Is radical analyticity normal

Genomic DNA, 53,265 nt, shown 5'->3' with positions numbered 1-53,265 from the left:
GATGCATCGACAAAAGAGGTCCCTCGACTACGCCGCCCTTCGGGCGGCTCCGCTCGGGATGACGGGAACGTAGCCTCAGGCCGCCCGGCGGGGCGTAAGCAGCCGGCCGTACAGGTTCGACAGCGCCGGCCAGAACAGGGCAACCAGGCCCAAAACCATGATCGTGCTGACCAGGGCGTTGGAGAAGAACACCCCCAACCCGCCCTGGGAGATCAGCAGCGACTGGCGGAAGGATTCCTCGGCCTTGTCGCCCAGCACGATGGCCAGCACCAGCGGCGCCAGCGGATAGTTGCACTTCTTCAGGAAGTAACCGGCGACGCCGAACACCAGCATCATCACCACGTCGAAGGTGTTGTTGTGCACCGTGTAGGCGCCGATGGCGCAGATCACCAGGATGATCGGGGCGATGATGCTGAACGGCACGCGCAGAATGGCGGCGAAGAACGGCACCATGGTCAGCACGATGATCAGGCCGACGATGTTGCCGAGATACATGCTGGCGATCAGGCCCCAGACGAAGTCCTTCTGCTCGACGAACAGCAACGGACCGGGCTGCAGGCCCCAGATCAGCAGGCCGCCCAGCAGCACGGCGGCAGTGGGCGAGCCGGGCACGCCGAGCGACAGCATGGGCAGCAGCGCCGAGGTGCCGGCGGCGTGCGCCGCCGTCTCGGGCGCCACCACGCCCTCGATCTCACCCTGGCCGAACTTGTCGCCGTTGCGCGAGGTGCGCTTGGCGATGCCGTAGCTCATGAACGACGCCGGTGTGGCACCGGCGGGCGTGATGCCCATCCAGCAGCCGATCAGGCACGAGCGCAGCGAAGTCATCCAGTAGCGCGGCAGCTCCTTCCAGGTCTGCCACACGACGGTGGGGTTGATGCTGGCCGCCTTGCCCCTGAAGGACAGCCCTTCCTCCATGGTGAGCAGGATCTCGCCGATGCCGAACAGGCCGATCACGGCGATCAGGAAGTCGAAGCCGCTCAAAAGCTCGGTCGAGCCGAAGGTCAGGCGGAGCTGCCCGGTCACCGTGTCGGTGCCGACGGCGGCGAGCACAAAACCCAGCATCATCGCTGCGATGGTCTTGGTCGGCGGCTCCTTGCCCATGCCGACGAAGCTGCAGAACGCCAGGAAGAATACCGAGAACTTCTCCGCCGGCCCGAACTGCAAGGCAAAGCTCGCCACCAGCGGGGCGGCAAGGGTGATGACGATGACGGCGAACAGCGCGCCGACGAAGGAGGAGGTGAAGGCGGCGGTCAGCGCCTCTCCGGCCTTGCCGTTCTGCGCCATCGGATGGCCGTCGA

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It is assumed among linguists that radical analyticity is a typological state that a language might develop into as the result of ordinary stepwise grammatical change. It is well-known that extensive second-language acquisition tends to make languages more, or even completely, analytic. Contact, however, is thought to be an <i>alternate</i> pathway towards analyticity. Diachronic theory has identified no mechanism via which a grammar would become completely analytic. While some affixes are worn away by phonetic erosion, inexorable processes of reconstitution operate at the same time, such as grammaticalization. The commonly cited case of Egyptian&#8217;s inflectional &#8220;cycle&#8221; described by Hodge (1970) did not depict the language reaching anything approaching a completely analytic state. There is a growing awareness that the &#8220;natural&#8221; state of language, uninterrupted by adult acquisition, is one of heavy morphological complexity, while large-scale population movements often condition languages of a more moderate morphological complexity (McWhorter 2007; Trudgill 2011). Under this assumption, radically analytic languages are diachronically anomalous. In this presentation, I will propose a contact account for the radical analyticity of a certain few west African Niger-Congo languages and for the languages of Southeast Asia.


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